Wroblewski et al v. United States of America et al

Filing 12

ORDER granting 8 Defendant's Rule 12(b)(1) motion to dismiss; denying as Moot and its Rule 12(b)(6) motion. Signed by Judge M. James Lorenz on 7/7/2017. (sjt)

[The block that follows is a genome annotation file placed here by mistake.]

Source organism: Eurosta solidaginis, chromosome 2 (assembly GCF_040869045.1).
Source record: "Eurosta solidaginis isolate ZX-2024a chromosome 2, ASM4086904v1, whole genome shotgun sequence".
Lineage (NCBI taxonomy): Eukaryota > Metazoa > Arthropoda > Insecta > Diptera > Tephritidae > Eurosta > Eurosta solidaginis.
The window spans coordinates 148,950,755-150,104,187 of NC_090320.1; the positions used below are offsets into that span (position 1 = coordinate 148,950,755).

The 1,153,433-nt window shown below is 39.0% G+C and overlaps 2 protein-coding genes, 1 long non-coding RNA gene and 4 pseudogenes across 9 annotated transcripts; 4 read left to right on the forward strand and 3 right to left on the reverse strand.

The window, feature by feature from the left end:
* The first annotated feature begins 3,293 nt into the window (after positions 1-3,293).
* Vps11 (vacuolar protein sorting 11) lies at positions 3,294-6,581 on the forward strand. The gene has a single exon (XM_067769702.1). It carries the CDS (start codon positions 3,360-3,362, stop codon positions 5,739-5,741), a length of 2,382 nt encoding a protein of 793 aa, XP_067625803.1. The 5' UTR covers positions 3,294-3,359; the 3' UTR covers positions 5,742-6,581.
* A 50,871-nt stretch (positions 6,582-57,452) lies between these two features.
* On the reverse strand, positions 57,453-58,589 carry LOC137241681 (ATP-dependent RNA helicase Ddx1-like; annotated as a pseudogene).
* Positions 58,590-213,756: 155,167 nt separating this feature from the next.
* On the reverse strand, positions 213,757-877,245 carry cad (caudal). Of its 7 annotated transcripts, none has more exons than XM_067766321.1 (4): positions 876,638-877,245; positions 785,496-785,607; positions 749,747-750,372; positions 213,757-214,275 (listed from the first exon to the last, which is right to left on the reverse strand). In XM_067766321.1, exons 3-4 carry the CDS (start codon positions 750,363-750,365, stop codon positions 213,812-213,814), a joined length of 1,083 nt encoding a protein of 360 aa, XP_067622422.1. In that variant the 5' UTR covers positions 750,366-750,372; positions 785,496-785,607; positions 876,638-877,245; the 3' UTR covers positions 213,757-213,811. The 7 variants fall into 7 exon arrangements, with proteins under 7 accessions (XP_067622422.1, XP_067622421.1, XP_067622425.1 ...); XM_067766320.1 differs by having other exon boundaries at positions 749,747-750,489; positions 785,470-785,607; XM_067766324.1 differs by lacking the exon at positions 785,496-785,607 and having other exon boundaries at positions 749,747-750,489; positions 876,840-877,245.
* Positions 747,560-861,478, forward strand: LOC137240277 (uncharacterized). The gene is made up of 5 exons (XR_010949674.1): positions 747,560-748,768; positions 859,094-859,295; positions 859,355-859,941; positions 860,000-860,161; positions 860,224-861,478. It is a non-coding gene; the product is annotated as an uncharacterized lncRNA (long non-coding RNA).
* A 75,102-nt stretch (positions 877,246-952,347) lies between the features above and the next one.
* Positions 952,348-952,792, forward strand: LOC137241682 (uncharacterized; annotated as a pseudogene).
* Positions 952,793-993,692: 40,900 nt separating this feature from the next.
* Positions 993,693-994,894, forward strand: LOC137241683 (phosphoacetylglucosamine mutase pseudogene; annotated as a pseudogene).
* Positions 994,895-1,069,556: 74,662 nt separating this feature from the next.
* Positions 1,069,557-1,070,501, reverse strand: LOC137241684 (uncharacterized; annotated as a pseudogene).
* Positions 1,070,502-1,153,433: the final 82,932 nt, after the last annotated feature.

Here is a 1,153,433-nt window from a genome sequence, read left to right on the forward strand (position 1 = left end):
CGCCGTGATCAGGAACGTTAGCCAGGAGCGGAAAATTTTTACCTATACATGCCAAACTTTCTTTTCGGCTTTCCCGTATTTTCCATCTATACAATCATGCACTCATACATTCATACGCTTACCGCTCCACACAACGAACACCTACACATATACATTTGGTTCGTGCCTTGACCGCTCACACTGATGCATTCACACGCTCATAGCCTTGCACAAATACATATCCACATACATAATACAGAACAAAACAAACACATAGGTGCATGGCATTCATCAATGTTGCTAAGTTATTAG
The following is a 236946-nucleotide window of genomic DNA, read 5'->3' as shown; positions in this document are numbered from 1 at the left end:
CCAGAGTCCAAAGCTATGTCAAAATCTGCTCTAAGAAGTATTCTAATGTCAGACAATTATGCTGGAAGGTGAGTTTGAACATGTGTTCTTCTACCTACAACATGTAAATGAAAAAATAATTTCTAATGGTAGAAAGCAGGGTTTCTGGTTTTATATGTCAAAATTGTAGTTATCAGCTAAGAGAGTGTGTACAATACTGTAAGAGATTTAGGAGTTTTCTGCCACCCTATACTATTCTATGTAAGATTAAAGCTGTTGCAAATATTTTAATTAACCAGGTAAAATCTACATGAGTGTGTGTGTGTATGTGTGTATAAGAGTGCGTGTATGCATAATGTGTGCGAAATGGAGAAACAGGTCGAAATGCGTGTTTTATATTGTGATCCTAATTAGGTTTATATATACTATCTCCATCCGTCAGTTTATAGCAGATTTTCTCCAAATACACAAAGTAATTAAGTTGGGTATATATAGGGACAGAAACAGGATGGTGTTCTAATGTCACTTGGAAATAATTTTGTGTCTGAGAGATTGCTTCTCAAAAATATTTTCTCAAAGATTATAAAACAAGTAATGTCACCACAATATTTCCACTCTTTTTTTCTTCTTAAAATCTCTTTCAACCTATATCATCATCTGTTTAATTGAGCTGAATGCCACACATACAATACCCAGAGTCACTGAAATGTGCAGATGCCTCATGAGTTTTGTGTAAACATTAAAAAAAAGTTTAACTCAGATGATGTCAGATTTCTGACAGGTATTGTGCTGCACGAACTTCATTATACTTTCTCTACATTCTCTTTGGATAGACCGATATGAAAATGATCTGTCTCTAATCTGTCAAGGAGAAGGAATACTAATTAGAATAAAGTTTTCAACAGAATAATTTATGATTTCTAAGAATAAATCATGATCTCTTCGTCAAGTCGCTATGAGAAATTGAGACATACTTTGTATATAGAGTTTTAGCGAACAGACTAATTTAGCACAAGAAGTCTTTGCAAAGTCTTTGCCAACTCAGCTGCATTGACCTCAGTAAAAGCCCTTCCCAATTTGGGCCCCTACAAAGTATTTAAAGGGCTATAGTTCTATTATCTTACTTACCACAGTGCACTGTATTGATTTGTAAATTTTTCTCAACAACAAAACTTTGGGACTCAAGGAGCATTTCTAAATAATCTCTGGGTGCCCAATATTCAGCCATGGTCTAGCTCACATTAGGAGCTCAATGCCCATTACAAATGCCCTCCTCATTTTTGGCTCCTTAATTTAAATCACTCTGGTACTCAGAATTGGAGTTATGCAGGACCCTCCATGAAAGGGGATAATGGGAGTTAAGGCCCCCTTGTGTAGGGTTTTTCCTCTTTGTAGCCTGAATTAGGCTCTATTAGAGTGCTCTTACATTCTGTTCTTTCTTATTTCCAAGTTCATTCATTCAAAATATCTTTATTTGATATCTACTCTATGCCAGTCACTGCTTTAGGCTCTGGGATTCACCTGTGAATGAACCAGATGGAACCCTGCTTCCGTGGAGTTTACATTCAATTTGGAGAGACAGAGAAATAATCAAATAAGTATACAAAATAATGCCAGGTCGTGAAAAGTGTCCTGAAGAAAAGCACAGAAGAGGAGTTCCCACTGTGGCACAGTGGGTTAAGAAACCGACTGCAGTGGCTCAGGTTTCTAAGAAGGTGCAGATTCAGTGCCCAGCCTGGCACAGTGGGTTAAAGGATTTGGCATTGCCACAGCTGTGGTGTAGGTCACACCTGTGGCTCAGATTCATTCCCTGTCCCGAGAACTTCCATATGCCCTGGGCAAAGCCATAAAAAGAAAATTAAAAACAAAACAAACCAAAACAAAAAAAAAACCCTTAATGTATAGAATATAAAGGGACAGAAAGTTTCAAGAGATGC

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1 2 3 4 5 6 7 8 UNITED STATES DISTRICT COURT 9 SOUTHERN DISTRICT OF CALIFORNIA 10 11 GERALD WROBLEWSKI, et al., Case No.: 3:16cv1705-L-DHB Plaintiffs, 12 13 v. 14 ORDER GRANTING DEFENDANT’S MOTION TO DISMISS [Doc. 8] UNITED STATES OF AMERICA, Defendant. 15 16 Pending before the Court is Defendant's motion to dismiss pursuant to Federal 17 18 Rules of Civil Procedure 12(b)(1) and 12(b)(6). Plaintiff filed an opposition and 19 Defendant replied. The matter is submitted on the briefs without oral argument. See Civ. 20 L. R. 7.1(d)(1). For the reasons stated below, Defendant’s motion is GRANTED. 21 I. 22 BACKGROUND Plaintiffs Gerald and Sharon Wroblewski (“Plaintiffs”) filed this action against the 23 United States ("Defendant") based on their dispute with the Internal Revenue Service 24 (“IRS”) regarding their personal income tax liabilities for the years 1994 to 2010. (See 25 Compl. [Doc. 1] ¶¶ 4–7.) In 2007, the IRS, represented by the United States Department 26 of Justice, filed suit against Plaintiffs to recover federal income tax assessments for the 27 years 1994 to 2002. (U.S. Dist. Ct. S. Dist. Cal. case no. 07cv81-BTM-WMC.) In 2009, 28 the Court entered judgment against Plaintiffs. (Id. doc. no. 72.) 1 3:16cv1705-L-DHB In June 2013, Plaintiffs submitted separate “offers in compromise” to the IRS for 1 2 the years 1994 to 2006 and the year 2010. (See Compl. ¶ 7.) The IRS accepted these 3 offers in September 2013. (Id.) Plaintiffs completed all the terms of the offers. (Id. ¶ 8.) 4 On July 2, 2014, the IRS revoked and rescinded its acceptance of Plaintiffs' offers, and 5 demanded that the balance of their federal tax liabilities for the years covered by the 6 offers, in the amount of $577,418.16, be paid immediately. (Id. ¶ 11 & Ex. A.) 7 Plaintiffs allege that in unilaterally revoking and rescinding its acceptance their 8 offer, the IRS violated 26 U.S.C. § 7122, and that this entitles them to damages under 26 9 U.S.C. § 7433. (Compl. ¶¶ 12-22.) Section 7433 provides a private right of action when 10 an employee or officer of the IRS “recklessly, intentionally, or by reason of negligence[] 11 disregards any provision” of the tax code “in connection with any collection of a Federal 12 tax.” 26 U.S.C. § 7433(a). Defendant filed a motion to dismiss pursuant to Rule 12(b)(1) 13 for lack of subject matter jurisdiction, and pursuant to Rule 12(b)(6) for failure to state a 14 claim. 15 II. 16 17 18 19 20 21 DISCUSSION Rule 12(b)(1) provides for dismissal if subject matter jurisdiction is lacking. Unlike State courts, Federal courts are courts of limited jurisdiction. They possess only that power authorized by Constitution and statute, which is not to be expanded by judicial decree. It is to be presumed that a cause lies outside this limited jurisdiction, and the burden of establishing the contrary rests upon the party asserting jurisdiction. 22 23 Kokkonen v. Guardian Life Ins. Co. of Am., 511 U.S. 375, 377 (1994) (citations omitted). 24 Federal courts must satisfy themselves of jurisdiction over the subject matter before 25 proceeding to the merits of the case. Ruhrgas AG v. Marathon Oil Co., 526 U.S. 574, 26 583 (1999). Subject matter jurisdiction cannot be waived, and the court must dismiss an 27 action whenever it determines subject matter jurisdiction is lacking. Fed. R. Civ. P. 28 12(h)(3); see also Hansen v. Dep’t of Treasury, 528 F.3d 597, 600 (9th Cir. 2007). 2 3:16cv1705-L-DHB 1 Defendant argues that subject matter jurisdiction is lacking because Plaintiffs have 2 not exhausted their administrative remedies. They rely on 26 U.S.C. § 7433(d)(1), which 3 provides that “[a] judgment for damages shall not be awarded under [26 U.S.C. § 4 7433(b)] unless the court determines that the plaintiff has exhausted the administrative 5 remedies available to such plaintiff within the Internal Revenue Service.” The Ninth 6 Circuit made its interpretation of this requirement clear when it found that "the court 7 lacked jurisdiction to hear" the case, where the plaintiff taxpayer filed an action “against 8 the United States under 26 U.S.C. § 7433 without exhausting her administrative 9 remedies.” Conforte v. United States, 979 F.2d 1375, 1377 (9th Cir. 1992). 10 To exhaust administrative remedies, a plaintiff must file an administrative claim 11 before filing an action in district court. 26 C.F.R. § 301.7433-1(d). Specifically, “[a]n 12 administrative claim … shall be sent in writing to the Area Director ... of the area in 13 which the taxpayer currently resides.” Id. § 301.7433-1(e)(1). A cause of action in 14 federal district court may not be maintained before the earlier of (1) the date a decision on 15 the administrative claim is rendered; or (2) the date six months after the administrative 16 claim is filed. Id. § 301.7433-1(d)(1). 17 Plaintiffs baldly allege that they have exhausted all available administrative 18 remedies. (Compl. ¶ 24.) Defendant disputes this by filing an affidavit showing that 19 Plaintiffs have not exhausted. Plaintiffs do not provide any evidence in rebuttal. 20 “Unlike a Rule 12(b)(6) motion, a Rule 12(b)(1) motion can attack the substance of 21 a complaint’s jurisdictional allegations despite their formal sufficiency and in so doing 22 rely on affidavits or any other evidence properly before the court.” St. Clair v. City of 23 Chico, 880 F.2d 199, 201 (9th Cir. 1989). A Rule 12(b)(1) motion for lack of subject 24 matter jurisdiction may be “facial” or “factual.” Safe Air for Everyone v. Meyer, 373 25 F.3d 1035, 1039 (9th Cir. 2004). "In a facial attack, the challenger asserts that the 26 allegations contained in a complaint are insufficient on their face to invoke federal 27 jurisdiction." Id. By contrast, in a factual attack, "the challenger disputes the truth of the 28 allegations that, by themselves, would otherwise invoke federal jurisdiction." Id. In 3 3:16cv1705-L-DHB 1 resolving a factual attack, the court "may review evidence beyond the complaint without 2 converting the motion to dismiss into a motion for summary judgment." Id. (citation 3 omitted). If the defendant makes a factual attack "by presenting affidavits or other 4 evidence properly brought before the court, the party opposing the motion must furnish 5 affidavits or other evidence necessary to satisfy its burden of establishing subject matter 6 jurisdiction.” Id. (internal quotation marks and citations omitted). 7 Defendant makes a factual attack on Plaintiffs' conclusory exhaustion allegation. 8 In the absence of Plaintiffs' evidence to the contrary, the Court considers Defendant's 9 affidavit regarding exhaustion. 10 The declaration of IRS advisor Julie A. Piazza shows that Plaintiffs have not filed 11 any administrative claims under section 7433 since January 1, 2013. This date precedes 12 both Plaintiffs’ tendering of the offers in compromise and the IRS’s revocation of their 13 acceptance of said offers. Thus, Plaintiffs have not filed any administrative claims 14 related to the allegations set forth in their complaint, and did not exhaust their 15 administrative remedies as required by Section 7433 prior to bringing this action. 16 Under the controlling holding in Conforte, this Court lacks subject matter 17 jurisdiction to hear the case. Accordingly, the Court is without jurisdiction to consider 18 Defendant’s 12(b)(6) motion. Ruhrgas AG, 526 U.S. at 583. 19 III. 20 21 22 23 CONCLUSION AND ORDER For the reasons stated above, Defendant's Rule 12(b)(1) motion to dismiss is GRANTED, and its Rule 12(b)(6) motion is DENIED AS MOOT. IT IS SO ORDERED. Dated: July 7, 2017 24 25 26 27 28 4 3:16cv1705-L-DHB